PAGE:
“Advances in neurobiology have begun to clarify the mechanisms underlying the profound disruptions in decision-making ability and emotional balance displayed by persons with drug addiction. These advances also provide insight into the ways in which fundamental biologic processes, when disrupted, can alter voluntary behavioral control, not just in drug addiction but also in other, related disorders of self-regulation, such as obesity and pathologic gambling and video-gaming — the so-called behavioral addictions.”

A New Year In Recovery

Harmony Foundation would like to wish everyone in recovery a Happy New Year. We hope that everyone made it through the conclusion of the holiday season without picking up a drink or drug – a noteworthy accomplishment to say the least. Arguably, more alcohol is consumed on New Year’s Eve than any other day of the year and it can be difficult to resist the temptations all around.

We hope that everyone took a moment to think about how far you have come in recovery, even if you have only been clean and sober for a short period of time. Everyday sober is a blessing, and is another day of working towards a productive future. On the 1st of the year, it is always wise to reflect upon the people and things in your life for which you are grateful. Even if it is a short list, it will probably consist of more than before you got sober. Living from a place of gratitude is conducive to continue, long term recovery; a goal which every recovering addict and alcoholic strives to achieve – one day at a time.

If you happen to still be active in your addiction, perhaps recovery is a New Year’s resolution you have set for yourself. We would like you to know that breaking the cycle of addiction is possible, and worth it. The holidays can serve as a litmus test, showing you all the people and things that addiction has taken from you. Let 2016 be the year where you start working towards living a life free from drugs and alcohol, and in doing so you will begin to repair the damage of your past. What better time than now, why not start the new year on a sober footing?

While some addicts and alcoholics can begin to recover in the rooms of Alcoholics Anonymous or Narcotics Anonymous from the beginning, others may need extra assistance in starting the process, such as medical detoxification and a safe place away from the ever looming, omnipresent temptations. Long-term residential treatment can provide the setting which will ensure a greater chance of success.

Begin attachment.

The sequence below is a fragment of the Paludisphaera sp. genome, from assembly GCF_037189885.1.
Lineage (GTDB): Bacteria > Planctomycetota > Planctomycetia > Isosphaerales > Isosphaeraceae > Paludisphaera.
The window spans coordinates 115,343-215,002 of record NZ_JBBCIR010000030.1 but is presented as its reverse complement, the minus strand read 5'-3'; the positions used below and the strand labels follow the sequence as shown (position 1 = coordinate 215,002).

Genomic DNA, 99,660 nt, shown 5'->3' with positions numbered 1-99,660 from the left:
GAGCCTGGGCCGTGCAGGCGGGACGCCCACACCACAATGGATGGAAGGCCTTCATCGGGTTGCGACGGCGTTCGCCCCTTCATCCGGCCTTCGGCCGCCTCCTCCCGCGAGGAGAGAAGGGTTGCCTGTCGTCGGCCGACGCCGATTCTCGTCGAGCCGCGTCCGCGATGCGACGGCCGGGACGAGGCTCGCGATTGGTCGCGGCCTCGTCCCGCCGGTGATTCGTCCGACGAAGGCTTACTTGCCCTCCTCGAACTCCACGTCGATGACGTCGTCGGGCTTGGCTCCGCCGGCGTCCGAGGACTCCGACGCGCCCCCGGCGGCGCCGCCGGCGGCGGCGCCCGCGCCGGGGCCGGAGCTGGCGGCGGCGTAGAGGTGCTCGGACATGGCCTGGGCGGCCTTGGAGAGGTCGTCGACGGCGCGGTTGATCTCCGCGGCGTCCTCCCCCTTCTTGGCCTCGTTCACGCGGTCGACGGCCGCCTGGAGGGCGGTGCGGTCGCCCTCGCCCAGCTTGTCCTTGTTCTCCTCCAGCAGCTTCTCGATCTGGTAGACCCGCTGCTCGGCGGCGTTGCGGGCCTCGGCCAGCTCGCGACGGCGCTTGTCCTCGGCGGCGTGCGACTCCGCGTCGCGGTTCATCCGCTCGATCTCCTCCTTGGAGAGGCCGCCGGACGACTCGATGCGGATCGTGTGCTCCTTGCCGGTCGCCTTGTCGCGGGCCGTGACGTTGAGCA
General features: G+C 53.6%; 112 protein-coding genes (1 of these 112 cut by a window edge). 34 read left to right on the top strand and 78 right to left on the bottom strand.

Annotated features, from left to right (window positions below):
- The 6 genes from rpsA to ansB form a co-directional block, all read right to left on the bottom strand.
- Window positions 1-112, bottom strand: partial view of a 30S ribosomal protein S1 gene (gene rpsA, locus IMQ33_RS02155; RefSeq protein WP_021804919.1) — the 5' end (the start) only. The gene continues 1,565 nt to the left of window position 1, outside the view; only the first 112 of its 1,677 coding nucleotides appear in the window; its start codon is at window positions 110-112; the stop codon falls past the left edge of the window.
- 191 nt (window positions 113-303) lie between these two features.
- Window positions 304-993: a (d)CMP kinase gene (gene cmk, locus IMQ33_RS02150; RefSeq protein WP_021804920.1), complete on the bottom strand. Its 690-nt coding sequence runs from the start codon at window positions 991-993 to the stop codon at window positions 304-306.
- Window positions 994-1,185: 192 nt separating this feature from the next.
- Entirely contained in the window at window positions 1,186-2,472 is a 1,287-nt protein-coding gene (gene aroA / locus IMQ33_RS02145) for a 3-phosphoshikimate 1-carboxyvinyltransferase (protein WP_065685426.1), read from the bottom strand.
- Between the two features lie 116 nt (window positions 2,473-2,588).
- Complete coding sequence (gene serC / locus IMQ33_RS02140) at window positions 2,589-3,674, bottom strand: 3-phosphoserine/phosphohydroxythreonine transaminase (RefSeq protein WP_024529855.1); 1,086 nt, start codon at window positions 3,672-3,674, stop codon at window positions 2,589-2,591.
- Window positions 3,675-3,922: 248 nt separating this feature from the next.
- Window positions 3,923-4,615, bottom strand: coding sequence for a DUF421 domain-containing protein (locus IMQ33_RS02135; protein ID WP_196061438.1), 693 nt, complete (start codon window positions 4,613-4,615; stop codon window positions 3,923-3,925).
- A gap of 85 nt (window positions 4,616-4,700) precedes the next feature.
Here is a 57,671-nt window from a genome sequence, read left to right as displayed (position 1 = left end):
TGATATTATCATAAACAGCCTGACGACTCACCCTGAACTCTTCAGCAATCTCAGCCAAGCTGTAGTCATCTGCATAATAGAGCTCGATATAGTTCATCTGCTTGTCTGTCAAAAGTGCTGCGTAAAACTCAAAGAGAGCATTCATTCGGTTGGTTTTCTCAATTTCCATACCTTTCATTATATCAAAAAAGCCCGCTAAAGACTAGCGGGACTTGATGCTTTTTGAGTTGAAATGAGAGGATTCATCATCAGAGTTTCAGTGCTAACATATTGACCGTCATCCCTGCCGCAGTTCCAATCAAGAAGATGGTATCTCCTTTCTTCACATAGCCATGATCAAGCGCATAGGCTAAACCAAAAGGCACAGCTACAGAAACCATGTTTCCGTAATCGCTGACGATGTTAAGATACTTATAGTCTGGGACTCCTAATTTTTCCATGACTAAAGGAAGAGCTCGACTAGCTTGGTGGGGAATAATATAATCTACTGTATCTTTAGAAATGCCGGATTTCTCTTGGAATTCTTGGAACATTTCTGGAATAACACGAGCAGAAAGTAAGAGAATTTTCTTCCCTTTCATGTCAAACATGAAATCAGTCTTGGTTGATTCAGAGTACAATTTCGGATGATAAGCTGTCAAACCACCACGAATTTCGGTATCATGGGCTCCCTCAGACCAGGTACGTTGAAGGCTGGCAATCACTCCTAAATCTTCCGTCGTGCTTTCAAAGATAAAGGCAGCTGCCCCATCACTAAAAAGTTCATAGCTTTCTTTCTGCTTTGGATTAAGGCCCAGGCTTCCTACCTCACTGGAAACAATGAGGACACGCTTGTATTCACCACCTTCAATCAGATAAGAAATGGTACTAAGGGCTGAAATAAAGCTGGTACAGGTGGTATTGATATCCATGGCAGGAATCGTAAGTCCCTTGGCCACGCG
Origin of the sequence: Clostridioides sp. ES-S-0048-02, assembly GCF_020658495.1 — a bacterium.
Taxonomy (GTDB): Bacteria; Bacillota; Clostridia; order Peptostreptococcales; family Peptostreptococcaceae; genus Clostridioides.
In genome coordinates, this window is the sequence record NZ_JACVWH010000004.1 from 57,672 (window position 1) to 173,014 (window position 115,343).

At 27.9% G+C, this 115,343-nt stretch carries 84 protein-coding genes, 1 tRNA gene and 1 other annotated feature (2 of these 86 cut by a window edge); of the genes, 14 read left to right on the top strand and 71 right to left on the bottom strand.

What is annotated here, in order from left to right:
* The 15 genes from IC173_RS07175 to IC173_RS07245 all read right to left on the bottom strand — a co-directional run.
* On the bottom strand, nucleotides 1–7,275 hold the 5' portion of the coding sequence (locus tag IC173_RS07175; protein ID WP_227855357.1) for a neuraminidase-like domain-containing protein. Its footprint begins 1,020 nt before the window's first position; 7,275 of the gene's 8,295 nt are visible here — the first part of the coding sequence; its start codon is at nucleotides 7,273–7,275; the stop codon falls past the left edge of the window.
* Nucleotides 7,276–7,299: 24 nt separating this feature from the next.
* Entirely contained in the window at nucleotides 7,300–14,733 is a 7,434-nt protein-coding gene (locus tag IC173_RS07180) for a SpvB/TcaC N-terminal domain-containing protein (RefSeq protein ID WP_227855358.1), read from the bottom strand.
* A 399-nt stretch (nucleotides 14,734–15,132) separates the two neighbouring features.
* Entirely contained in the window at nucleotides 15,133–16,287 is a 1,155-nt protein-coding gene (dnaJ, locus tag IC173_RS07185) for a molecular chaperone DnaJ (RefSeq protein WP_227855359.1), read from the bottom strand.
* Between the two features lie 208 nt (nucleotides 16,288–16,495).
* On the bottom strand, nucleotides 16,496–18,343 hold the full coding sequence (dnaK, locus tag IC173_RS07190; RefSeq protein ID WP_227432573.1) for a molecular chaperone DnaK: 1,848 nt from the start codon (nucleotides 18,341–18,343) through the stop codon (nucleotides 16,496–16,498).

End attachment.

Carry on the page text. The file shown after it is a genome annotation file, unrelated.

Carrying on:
At Harmony Foundation, we can help you begin the journey of recovery. Our affordable, residential addiction treatment program located in the beautiful Rocky Mountains is the perfect environment to start the process of turning your life around. If you or a loved one needs assistance, please contact us as soon as possible.

Quiting Smoking Reduces Risk of Relapse


For many people, alcohol and cigarettes often go hand in hand. Some people who do not regularly smoke cigarettes will concede to doing so when they are drinking. The correlation between alcohol and nicotine may be more important than you think when it comes to addiction recovery.

Recovering from any addictive substance is challenging, anything one can do to make the experience less trying is recommended. Those in recovery usually give up cigarettes last, but it turns out that alcoholics who quit smoking when they stop drinking may find a greater chance at success.

New research suggests that smokers with a history of alcohol abuse are at an increased risk of relapse three years later if they continue smoking, Science Daily reports. The study was conducted by researchers at Columbia University’s Mailman School of Public Health and the City University of New York.

The findings come from a sample of 34,653 adults with a past alcohol use disorder. The researchers found, when compared to nonsmokers, daily smokers and nondaily smokers had about double the odds of relapsing to alcohol, according to the article.

Across the country, many substance use disorder treatment facilities do not require patients to give up cigarettes. Although, most will encourage smoking cessation, offering access to a number of current therapies. Some treatment centers believe that quitting drinking and smoking at the same time is too difficult. While that mindset may have some merit, in the long run quitting both at the same time may be more fruitful.

“Quitting smoking will improve anyone’s health,” says Goodwin, an associate professor in the Department of Epidemiology at the Mailman School of Public Health. “But our study shows that giving up cigarettes is even more important for adults in recovery from alcohol since it will help them stay sober.”